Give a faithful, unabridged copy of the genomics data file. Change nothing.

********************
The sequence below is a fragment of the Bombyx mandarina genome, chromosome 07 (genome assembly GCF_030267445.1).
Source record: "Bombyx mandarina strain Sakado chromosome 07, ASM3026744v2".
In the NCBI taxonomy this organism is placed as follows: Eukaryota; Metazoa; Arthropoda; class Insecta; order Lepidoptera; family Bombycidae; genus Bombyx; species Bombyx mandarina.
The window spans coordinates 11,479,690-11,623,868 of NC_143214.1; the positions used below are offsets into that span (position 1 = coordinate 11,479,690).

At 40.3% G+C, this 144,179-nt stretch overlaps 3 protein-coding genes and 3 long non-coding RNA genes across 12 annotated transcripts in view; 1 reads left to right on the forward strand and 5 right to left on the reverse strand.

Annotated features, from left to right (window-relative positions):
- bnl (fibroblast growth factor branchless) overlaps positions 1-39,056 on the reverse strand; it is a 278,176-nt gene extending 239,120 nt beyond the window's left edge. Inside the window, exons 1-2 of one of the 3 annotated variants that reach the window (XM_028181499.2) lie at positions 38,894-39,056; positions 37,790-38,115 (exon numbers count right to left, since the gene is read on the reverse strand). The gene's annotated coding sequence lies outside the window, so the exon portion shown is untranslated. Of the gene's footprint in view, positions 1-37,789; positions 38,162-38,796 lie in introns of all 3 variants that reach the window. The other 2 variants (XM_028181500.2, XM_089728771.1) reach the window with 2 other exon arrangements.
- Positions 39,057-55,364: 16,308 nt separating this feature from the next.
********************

The sequence below is a fragment of the Bombyx mandarina genome, chromosome 07 (genome assembly GCF_030267445.1).
Source record: "Bombyx mandarina strain Sakado chromosome 07, ASM3026744v2".
In the NCBI taxonomy this organism is placed as follows: Eukaryota; Metazoa; Arthropoda; class Insecta; order Lepidoptera; family Bombycidae; genus Bombyx; species Bombyx mandarina.
The window spans coordinates 11,479,690-11,623,868 of NC_143214.1; the positions used below are offsets into that span (position 1 = coordinate 11,479,690).

At 40.3% G+C, this 144,179-nt stretch overlaps 3 protein-coding genes and 3 long non-coding RNA genes across 12 annotated transcripts in view; 1 reads left to right on the forward strand and 5 right to left on the reverse strand.

Annotated features, from left to right (window-relative positions):
- bnl (fibroblast growth factor branchless) overlaps positions 1-39,056 on the reverse strand; it is a 278,176-nt gene extending 239,120 nt beyond the window's left edge. Inside the window, exons 1-2 of one of the 3 annotated variants that reach the window (XM_028181499.2) lie at positions 38,894-39,056; positions 37,790-38,115 (exon numbers count right to left, since the gene is read on the reverse strand). The gene's annotated coding sequence lies outside the window, so the exon portion shown is untranslated. Of the gene's footprint in view, positions 1-37,789; positions 38,162-38,796 lie in introns of all 3 variants that reach the window. The other 2 variants (XM_028181500.2, XM_089728771.1) reach the window with 2 other exon arrangements.
- Positions 39,057-55,364: 16,308 nt separating this feature from the next.